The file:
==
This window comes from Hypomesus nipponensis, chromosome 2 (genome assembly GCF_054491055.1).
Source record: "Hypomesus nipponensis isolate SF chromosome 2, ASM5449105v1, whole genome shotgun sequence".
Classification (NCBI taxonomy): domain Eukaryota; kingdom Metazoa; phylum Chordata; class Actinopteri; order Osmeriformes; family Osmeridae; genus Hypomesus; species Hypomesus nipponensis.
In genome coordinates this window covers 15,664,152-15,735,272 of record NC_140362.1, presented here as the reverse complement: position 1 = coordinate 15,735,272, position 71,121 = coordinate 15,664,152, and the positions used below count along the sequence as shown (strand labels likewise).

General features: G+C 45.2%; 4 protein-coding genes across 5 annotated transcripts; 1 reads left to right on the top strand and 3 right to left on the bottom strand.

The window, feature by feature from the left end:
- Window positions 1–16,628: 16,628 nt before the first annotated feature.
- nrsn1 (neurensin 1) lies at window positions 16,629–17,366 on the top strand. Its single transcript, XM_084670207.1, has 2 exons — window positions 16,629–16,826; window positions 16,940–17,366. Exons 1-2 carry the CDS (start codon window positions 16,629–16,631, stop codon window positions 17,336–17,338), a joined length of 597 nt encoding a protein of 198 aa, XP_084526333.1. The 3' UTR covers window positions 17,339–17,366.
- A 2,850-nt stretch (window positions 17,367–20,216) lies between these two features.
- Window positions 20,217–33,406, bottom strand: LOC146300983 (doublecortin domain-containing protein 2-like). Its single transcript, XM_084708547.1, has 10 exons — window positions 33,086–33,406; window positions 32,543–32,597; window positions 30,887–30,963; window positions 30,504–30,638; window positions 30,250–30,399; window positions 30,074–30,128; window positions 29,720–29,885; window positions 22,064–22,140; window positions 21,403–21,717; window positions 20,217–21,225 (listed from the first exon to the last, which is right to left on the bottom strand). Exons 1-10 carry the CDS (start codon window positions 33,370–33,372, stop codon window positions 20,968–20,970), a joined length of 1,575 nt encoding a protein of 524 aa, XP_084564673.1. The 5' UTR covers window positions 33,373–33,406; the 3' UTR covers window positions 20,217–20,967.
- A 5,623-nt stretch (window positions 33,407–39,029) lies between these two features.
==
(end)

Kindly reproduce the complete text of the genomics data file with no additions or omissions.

This window comes from Hypomesus nipponensis, chromosome 2 (genome assembly GCF_054491055.1).
Source record: "Hypomesus nipponensis isolate SF chromosome 2, ASM5449105v1, whole genome shotgun sequence".
Classification (NCBI taxonomy): domain Eukaryota; kingdom Metazoa; phylum Chordata; class Actinopteri; order Osmeriformes; family Osmeridae; genus Hypomesus; species Hypomesus nipponensis.
In genome coordinates this window covers 15,664,152-15,735,272 of record NC_140362.1, presented here as the reverse complement: position 1 = coordinate 15,735,272, position 71,121 = coordinate 15,664,152, and the positions used below count along the sequence as shown (strand labels likewise).

General features: G+C 45.2%; 4 protein-coding genes across 5 annotated transcripts; 1 reads left to right on the top strand and 3 right to left on the bottom strand.

The window, feature by feature from the left end:
- Window positions 1–16,628: 16,628 nt before the first annotated feature.
- nrsn1 (neurensin 1) lies at window positions 16,629–17,366 on the top strand. Its single transcript, XM_084670207.1, has 2 exons — window positions 16,629–16,826; window positions 16,940–17,366. Exons 1-2 carry the CDS (start codon window positions 16,629–16,631, stop codon window positions 17,336–17,338), a joined length of 597 nt encoding a protein of 198 aa, XP_084526333.1. The 3' UTR covers window positions 17,339–17,366.
- A 2,850-nt stretch (window positions 17,367–20,216) lies between these two features.
- Window positions 20,217–33,406, bottom strand: LOC146300983 (doublecortin domain-containing protein 2-like). Its single transcript, XM_084708547.1, has 10 exons — window positions 33,086–33,406; window positions 32,543–32,597; window positions 30,887–30,963; window positions 30,504–30,638; window positions 30,250–30,399; window positions 30,074–30,128; window positions 29,720–29,885; window positions 22,064–22,140; window positions 21,403–21,717; window positions 20,217–21,225 (listed from the first exon to the last, which is right to left on the bottom strand). Exons 1-10 carry the CDS (start codon window positions 33,370–33,372, stop codon window positions 20,968–20,970), a joined length of 1,575 nt encoding a protein of 524 aa, XP_084564673.1. The 5' UTR covers window positions 33,373–33,406; the 3' UTR covers window positions 20,217–20,967.
- A 5,623-nt stretch (window positions 33,407–39,029) lies between these two features.